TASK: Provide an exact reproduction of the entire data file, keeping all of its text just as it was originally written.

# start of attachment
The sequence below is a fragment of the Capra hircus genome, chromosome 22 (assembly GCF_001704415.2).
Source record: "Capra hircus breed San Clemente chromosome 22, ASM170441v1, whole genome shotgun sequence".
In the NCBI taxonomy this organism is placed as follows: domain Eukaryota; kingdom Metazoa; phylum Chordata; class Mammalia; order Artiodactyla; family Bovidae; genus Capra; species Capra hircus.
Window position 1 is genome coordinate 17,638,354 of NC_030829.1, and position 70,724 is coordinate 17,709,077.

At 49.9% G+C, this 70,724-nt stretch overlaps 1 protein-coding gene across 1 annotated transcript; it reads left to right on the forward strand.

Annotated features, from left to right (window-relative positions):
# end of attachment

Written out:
The sequence below is a fragment of the Capra hircus genome, chromosome 22 (assembly GCF_001704415.2).
Source record: "Capra hircus breed San Clemente chromosome 22, ASM170441v1, whole genome shotgun sequence".
In the NCBI taxonomy this organism is placed as follows: domain Eukaryota; kingdom Metazoa; phylum Chordata; class Mammalia; order Artiodactyla; family Bovidae; genus Capra; species Capra hircus.
Window position 1 is genome coordinate 17,638,354 of NC_030829.1, and position 70,724 is coordinate 17,709,077.

At 49.9% G+C, this 70,724-nt stretch overlaps 1 protein-coding gene across 1 annotated transcript; it reads left to right on the forward strand.

Annotated features, from left to right (window-relative positions):